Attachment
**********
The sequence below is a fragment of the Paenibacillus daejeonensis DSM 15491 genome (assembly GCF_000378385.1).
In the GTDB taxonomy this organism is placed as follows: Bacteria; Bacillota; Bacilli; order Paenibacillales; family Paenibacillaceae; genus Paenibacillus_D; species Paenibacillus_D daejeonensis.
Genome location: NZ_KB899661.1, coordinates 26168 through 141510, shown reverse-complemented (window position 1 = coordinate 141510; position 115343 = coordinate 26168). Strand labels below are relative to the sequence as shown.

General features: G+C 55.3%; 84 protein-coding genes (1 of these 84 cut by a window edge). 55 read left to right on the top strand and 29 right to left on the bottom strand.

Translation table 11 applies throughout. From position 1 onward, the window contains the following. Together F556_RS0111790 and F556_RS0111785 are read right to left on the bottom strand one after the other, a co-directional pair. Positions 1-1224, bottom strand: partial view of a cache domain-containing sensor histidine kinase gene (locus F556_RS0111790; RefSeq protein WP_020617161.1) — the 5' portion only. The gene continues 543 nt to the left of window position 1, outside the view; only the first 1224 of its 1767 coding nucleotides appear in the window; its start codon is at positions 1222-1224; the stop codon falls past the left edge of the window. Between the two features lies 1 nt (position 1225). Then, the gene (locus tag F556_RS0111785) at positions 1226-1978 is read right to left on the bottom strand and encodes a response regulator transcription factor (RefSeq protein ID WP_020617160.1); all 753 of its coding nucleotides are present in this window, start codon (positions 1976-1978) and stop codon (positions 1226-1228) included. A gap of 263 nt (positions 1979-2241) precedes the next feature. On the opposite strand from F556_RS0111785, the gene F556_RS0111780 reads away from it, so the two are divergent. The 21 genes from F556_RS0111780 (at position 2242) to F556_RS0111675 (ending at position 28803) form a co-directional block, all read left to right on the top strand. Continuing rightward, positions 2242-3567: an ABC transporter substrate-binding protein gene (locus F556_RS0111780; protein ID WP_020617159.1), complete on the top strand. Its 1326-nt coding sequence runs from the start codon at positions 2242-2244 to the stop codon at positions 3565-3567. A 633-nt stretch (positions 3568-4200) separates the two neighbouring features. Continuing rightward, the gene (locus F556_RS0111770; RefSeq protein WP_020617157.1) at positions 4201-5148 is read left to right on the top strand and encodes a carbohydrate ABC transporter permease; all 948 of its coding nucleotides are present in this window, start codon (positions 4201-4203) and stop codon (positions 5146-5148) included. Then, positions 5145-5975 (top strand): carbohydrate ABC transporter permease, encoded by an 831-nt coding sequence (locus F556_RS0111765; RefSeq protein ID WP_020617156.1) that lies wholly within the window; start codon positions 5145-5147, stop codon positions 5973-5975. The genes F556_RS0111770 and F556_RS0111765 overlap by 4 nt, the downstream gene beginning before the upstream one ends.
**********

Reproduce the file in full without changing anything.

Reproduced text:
The sequence below is a fragment of the Paenibacillus daejeonensis DSM 15491 genome (assembly GCF_000378385.1).
In the GTDB taxonomy this organism is placed as follows: Bacteria; Bacillota; Bacilli; order Paenibacillales; family Paenibacillaceae; genus Paenibacillus_D; species Paenibacillus_D daejeonensis.
Genome location: NZ_KB899661.1, coordinates 26168 through 141510, shown reverse-complemented (window position 1 = coordinate 141510; position 115343 = coordinate 26168). Strand labels below are relative to the sequence as shown.

General features: G+C 55.3%; 84 protein-coding genes (1 of these 84 cut by a window edge). 55 read left to right on the top strand and 29 right to left on the bottom strand.

Translation table 11 applies throughout. From position 1 onward, the window contains the following. Together F556_RS0111790 and F556_RS0111785 are read right to left on the bottom strand one after the other, a co-directional pair. Positions 1-1224, bottom strand: partial view of a cache domain-containing sensor histidine kinase gene (locus F556_RS0111790; RefSeq protein WP_020617161.1) — the 5' portion only. The gene continues 543 nt to the left of window position 1, outside the view; only the first 1224 of its 1767 coding nucleotides appear in the window; its start codon is at positions 1222-1224; the stop codon falls past the left edge of the window. Between the two features lies 1 nt (position 1225). Then, the gene (locus tag F556_RS0111785) at positions 1226-1978 is read right to left on the bottom strand and encodes a response regulator transcription factor (RefSeq protein ID WP_020617160.1); all 753 of its coding nucleotides are present in this window, start codon (positions 1976-1978) and stop codon (positions 1226-1228) included. A gap of 263 nt (positions 1979-2241) precedes the next feature. On the opposite strand from F556_RS0111785, the gene F556_RS0111780 reads away from it, so the two are divergent. The 21 genes from F556_RS0111780 (at position 2242) to F556_RS0111675 (ending at position 28803) form a co-directional block, all read left to right on the top strand. Continuing rightward, positions 2242-3567: an ABC transporter substrate-binding protein gene (locus F556_RS0111780; protein ID WP_020617159.1), complete on the top strand. Its 1326-nt coding sequence runs from the start codon at positions 2242-2244 to the stop codon at positions 3565-3567. A 633-nt stretch (positions 3568-4200) separates the two neighbouring features. Continuing rightward, the gene (locus F556_RS0111770; RefSeq protein WP_020617157.1) at positions 4201-5148 is read left to right on the top strand and encodes a carbohydrate ABC transporter permease; all 948 of its coding nucleotides are present in this window, start codon (positions 4201-4203) and stop codon (positions 5146-5148) included. Then, positions 5145-5975 (top strand): carbohydrate ABC transporter permease, encoded by an 831-nt coding sequence (locus F556_RS0111765; RefSeq protein ID WP_020617156.1) that lies wholly within the window; start codon positions 5145-5147, stop codon positions 5973-5975. The genes F556_RS0111770 and F556_RS0111765 overlap by 4 nt, the downstream gene beginning before the upstream one ends.